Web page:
They say that if you share a hot cross bun with someone your friendship throughout the coming year is ensured, especially if you say “half for you and half for me, between us two shall goodwill be.” Traditionally eaten on Good Friday, the Hot Cross Bun, fragrant in cinnamon and the soft, warm doughy goodness gets baked and topped with a frosting in the shape of a cross.
The Best Hot Cross Buns
They say that if you share a hot cross bun with someone your friendship throughout the coming year is ensured, especially if you say “half for you and half for me, between us two shall goodwill be."
1 hour, 30 minutes
1 hour, 30 minutes
12 tablespoons unsalted butter, melted and cooled, plus extra for coating the pan and the knife
1 cup plus 1T whole milk
1/2 cup sugar
2 packages (4 1/2 teaspoons) active dry yeast
2 1/2 teaspoons of coarse salt
3/4 teaspoon ground cinnamon
3/4 teaspoon freshly grated nutmeg
4 large eggs, lightly beaten
5 1/2 cups AP Flour, plus more for coating the pan and knife
1 1/3 cup currants or raisins
1 large egg white
2 cups confectioners’ sugar, sifted
2 tablespoons freshly squeezed lemon juice
Preaheat oven to 375
Butter a large bowl for your hot cross buns to sit in. Set to the side.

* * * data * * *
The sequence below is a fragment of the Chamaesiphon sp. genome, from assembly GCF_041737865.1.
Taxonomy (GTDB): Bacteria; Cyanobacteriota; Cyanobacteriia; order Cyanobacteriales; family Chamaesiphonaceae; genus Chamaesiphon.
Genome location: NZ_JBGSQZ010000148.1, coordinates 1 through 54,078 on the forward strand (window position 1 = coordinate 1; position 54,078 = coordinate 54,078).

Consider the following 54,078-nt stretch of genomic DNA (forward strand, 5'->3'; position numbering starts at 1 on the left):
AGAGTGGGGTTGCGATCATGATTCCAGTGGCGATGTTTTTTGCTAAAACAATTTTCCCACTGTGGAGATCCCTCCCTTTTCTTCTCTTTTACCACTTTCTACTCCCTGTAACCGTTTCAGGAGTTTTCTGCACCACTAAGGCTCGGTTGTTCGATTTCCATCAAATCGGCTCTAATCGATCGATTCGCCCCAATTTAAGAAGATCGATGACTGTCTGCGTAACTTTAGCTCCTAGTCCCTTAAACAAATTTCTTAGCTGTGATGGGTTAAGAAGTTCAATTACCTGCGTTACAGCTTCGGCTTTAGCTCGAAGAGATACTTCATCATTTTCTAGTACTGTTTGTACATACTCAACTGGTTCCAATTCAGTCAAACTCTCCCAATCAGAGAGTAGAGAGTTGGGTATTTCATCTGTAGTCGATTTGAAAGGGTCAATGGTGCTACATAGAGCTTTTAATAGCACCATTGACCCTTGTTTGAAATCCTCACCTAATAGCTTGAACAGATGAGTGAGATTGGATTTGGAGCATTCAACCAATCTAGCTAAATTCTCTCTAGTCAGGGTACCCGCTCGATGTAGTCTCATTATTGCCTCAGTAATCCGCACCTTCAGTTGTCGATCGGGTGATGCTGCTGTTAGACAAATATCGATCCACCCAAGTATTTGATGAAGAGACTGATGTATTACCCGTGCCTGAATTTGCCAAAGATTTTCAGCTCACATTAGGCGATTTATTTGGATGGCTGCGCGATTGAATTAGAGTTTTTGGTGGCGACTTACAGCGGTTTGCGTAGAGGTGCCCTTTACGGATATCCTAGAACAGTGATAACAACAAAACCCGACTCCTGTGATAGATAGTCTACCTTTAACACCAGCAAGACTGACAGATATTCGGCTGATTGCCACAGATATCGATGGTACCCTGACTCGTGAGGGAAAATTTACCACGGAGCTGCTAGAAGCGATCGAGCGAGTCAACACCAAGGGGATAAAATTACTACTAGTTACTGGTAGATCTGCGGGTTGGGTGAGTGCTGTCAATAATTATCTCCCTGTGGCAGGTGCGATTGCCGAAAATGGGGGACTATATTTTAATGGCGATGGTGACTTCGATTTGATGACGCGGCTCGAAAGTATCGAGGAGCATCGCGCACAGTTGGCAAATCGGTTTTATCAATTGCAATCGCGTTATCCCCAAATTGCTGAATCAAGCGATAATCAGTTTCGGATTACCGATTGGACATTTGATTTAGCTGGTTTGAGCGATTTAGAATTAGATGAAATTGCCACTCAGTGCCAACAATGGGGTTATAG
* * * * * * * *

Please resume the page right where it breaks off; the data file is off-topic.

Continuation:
Place 1 cup milk in a small saucepan, over medium heat. Heat until a meat or candy thermometer reaches 110 degrees, which is not very hot at all.
Pour the milk into bowl of an electric mixer fitted with the dough hook and slowly add granulated sugar, yeast, 2 teaspoons salt, butter, nutmeg, cinnamon and the whole eggs.
Next, add flour, one cup at a time, and mix on low speed until a soft, slightly sticky dough forms around dough hook. Continue kneading, scraping down hook and sides of bowl as necessary, until smooth, about 5 minutes more.
Add currants or raisins and knead with dough hook, to incorporate.
Turn dough out on to a heavily floured surface. Knead briefly to evenly distribute currants/rasins in dough. Shape into a ball. Place dough in prepared bowl. Turn to coat with butter. Cover with plastic wrap. Let rise in a warm place for about 1 hour and 30 minutes.
Butter an 11-by-17-inch baking pan. Set aside.
Turn dough out onto work surface. Knead briefly and divide dough into 12-24 equal pieces (depending on how big you want your buns, keeping in mind they will still rise — I can’t help but laugh at the simple honesty of that statement). Shape each into a tightly formed ball. Place on buttered pan, spacing 1/2 to 1 inch apart. Cover with plastic wrap. Let rise in a warm place until buns are touching and doubled in bulk, about 1 hour.
Whisk together 1 egg white, 1 tablespoon water, and a pinch of salt. Brush tops of buns with egg wash. Using scissors or a very sharp, buttered slicing knife, cut a cross into the top of each bun.
Bake until golden brown, 18 to 25 minutes. Rotate front to back after 10 minutes to ensure even color. Transfer pan to a wire rack. Cool to room temperature, about 30 minutes. Whisk together remaining tablespoon milk, confectioners’ sugar, and lemon juice. Pipe or ladle glaze cross over buns.